the quayside at Campbeltown was beside the point - the Machrihanish sea was
different. It was the Atlantic, blue and sparkling with white-tipped waves; the
water in Campbeltown Loch was dark grey-green and so sheltered as to be almost
still. But what I liked best about Machrihanish was going to my aunt's big house
overlooking the ocean and picking out tunes on her piano while avoiding her
My father was a fisherman - he and his brother owned a fishing boat called the
Felicia, and one of my earliest memories is of eating delicious prawns the size
of chipolata sausages out of a jar stuffed full of them. They were fishing for
herring, and the prawns weren't worth anything; times have changed.
My mother was a secretary, and she had come to Campbeltown from Glasgow, so we
went there from time to time to visit her brother and sister. Glasgow had the
twin attractions of the subway (which is what the Scots and Americans call an
underground railway), and trams. I loved both, and could never make up my mind
which way I wanted to go anywhere.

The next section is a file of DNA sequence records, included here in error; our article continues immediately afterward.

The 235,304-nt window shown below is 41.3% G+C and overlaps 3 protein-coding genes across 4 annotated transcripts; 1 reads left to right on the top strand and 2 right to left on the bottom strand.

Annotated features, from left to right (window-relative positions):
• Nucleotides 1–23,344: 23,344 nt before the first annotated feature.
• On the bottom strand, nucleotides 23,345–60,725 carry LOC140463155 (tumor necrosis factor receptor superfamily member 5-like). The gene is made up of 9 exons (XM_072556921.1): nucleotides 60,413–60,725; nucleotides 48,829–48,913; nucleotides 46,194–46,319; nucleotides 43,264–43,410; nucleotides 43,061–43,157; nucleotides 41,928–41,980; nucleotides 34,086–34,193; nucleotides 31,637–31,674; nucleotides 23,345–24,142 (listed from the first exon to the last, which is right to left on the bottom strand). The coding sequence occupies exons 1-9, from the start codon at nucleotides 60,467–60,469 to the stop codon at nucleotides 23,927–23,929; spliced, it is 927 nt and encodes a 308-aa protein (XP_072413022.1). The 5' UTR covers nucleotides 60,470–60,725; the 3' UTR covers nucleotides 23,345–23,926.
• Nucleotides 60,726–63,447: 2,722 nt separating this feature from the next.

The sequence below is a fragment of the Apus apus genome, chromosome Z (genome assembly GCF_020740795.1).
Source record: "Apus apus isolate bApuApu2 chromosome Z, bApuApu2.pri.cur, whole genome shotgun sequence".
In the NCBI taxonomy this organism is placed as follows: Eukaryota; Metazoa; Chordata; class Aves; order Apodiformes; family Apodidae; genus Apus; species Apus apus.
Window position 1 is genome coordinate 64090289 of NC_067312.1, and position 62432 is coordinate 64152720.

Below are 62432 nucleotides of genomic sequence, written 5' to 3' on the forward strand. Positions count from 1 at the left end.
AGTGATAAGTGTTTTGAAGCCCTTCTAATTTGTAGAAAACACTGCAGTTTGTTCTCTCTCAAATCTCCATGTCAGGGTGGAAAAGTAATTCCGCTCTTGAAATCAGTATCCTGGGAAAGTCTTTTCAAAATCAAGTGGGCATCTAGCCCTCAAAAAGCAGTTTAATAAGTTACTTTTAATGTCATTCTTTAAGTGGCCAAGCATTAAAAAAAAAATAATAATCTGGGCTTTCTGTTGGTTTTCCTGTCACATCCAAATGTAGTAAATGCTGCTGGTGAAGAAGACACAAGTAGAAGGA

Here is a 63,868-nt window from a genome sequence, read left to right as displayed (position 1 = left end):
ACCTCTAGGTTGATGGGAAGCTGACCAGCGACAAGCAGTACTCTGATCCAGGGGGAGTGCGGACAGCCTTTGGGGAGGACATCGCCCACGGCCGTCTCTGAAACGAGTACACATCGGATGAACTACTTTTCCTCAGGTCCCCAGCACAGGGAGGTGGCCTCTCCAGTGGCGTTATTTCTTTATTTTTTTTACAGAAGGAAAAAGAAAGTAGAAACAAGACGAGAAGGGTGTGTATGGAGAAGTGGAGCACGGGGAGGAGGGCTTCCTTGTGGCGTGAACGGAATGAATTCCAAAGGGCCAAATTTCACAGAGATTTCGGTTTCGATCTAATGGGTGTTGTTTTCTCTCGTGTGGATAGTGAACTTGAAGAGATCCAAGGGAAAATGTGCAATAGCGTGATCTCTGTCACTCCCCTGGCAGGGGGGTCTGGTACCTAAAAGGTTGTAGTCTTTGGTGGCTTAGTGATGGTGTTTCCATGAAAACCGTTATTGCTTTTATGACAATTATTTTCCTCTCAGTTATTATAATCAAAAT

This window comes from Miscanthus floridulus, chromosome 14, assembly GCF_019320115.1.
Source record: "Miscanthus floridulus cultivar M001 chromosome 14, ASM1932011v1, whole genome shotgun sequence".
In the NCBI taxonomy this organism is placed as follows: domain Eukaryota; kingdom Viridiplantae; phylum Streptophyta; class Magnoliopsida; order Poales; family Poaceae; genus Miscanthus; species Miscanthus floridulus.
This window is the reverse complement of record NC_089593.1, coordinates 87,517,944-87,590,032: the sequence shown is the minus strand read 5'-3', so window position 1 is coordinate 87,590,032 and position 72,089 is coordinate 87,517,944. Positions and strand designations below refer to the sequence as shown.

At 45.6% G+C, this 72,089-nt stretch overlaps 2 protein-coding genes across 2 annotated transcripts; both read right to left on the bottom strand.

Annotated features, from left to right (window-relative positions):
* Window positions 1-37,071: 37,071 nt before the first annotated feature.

Trams made a wonderful clanking sound, and both ends were the front; when they
reached the terminus, the conductor would go along the length of the tram,
smacking all the seats so that they faced the other way for when it left again.
Subway trains were noisy and frightening; I would hang on to my mother's hand,
and watch for the light in the tunnel. When the one-eyed monster appeared and I
could hear the rumble getting louder and louder, it scared me to death, and I
Campbeltown didn't have any sort of railway, and nor, come to that, has Corby,
not for people, anyway. Corby is the only constituency in Britain without a
railway station, and, I'm told, the largest town in Europe without one. Somehow,
Corby's like that; it's always been what the Scots call a stepbairn, and never
seems to have what its brothers and sisters take for granted.
We moved to Corby when the herring fishing was at an all-time low, and my father
had to find work elsewhere. The Lloyds Ironworks had been built on the doorstep
of what had been the tiny village of Corby in Northamptonshire, and in time the
ironworks became Stewarts and Lloyds, who turned it into the biggest integrated
iron and steelworks in Europe. At the beginning of the twentieth century, Corby
had 820 inhabitants. At the end of it, it had 53,000.
And in the middle of that century Stewarts and Lloyds was recruiting workers
from anywhere it could, but mostly from Scotland. Thus Corby, in the heart of
England, has Celtic and Rangers supporters' clubs, an annual Highland Gathering,
shops that routinely sell oatcakes, potato scones and Scotch pancakes, and an
accent which has undeniable Scottish overtones, regardless of the forebears of
the speaker, who might be Londoners or Lithuanians.
My early schooling was a little fragmented - Campbeltown had one infants school
(called, by everyone, 'the wee Grammar'), and from there children went to one of